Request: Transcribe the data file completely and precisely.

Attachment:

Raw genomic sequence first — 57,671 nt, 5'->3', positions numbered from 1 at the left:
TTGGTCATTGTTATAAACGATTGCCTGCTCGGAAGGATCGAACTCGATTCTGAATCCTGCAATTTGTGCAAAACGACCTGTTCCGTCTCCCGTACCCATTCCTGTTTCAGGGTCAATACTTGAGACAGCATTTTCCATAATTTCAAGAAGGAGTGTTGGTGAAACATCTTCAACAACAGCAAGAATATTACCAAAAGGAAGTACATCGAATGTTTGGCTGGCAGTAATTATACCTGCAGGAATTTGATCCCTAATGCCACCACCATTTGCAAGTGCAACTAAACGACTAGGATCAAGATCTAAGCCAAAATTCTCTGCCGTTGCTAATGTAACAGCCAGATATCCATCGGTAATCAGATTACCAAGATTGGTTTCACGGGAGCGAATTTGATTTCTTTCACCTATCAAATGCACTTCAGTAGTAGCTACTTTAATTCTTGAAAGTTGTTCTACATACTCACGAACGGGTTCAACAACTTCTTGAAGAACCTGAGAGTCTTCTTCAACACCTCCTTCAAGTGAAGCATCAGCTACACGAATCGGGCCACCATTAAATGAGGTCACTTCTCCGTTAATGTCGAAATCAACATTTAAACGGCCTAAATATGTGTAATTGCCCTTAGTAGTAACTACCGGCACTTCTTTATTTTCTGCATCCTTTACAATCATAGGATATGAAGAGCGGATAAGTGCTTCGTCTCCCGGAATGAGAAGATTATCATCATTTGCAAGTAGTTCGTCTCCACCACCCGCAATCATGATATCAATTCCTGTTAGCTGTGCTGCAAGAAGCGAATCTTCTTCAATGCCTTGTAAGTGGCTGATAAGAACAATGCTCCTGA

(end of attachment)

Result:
Raw genomic sequence first — 57,671 nt, 5'->3', positions numbered from 1 at the left:
TTGGTCATTGTTATAAACGATTGCCTGCTCGGAAGGATCGAACTCGATTCTGAATCCTGCAATTTGTGCAAAACGACCTGTTCCGTCTCCCGTACCCATTCCTGTTTCAGGGTCAATACTTGAGACAGCATTTTCCATAATTTCAAGAAGGAGTGTTGGTGAAACATCTTCAACAACAGCAAGAATATTACCAAAAGGAAGTACATCGAATGTTTGGCTGGCAGTAATTATACCTGCAGGAATTTGATCCCTAATGCCACCACCATTTGCAAGTGCAACTAAACGACTAGGATCAAGATCTAAGCCAAAATTCTCTGCCGTTGCTAATGTAACAGCCAGATATCCATCGGTAATCAGATTACCAAGATTGGTTTCACGGGAGCGAATTTGATTTCTTTCACCTATCAAATGCACTTCAGTAGTAGCTACTTTAATTCTTGAAAGTTGTTCTACATACTCACGAACGGGTTCAACAACTTCTTGAAGAACCTGAGAGTCTTCTTCAACACCTCCTTCAAGTGAAGCATCAGCTACACGAATCGGGCCACCATTAAATGAGGTCACTTCTCCGTTAATGTCGAAATCAACATTTAAACGGCCTAAATATGTGTAATTGCCCTTAGTAGTAACTACCGGCACTTCTTTATTTTCTGCATCCTTTACAATCATAGGATATGAAGAGCGGATAAGTGCTTCGTCTCCCGGAATGAGAAGATTATCATCATTTGCAAGTAGTTCGTCTCCACCACCCGCAATCATGATATCAATTCCTGTTAGCTGTGCTGCAAGAAGCGAATCTTCTTCAATGCCTTGTAAGTGGCTGATAAGAACAATGCTCCTGA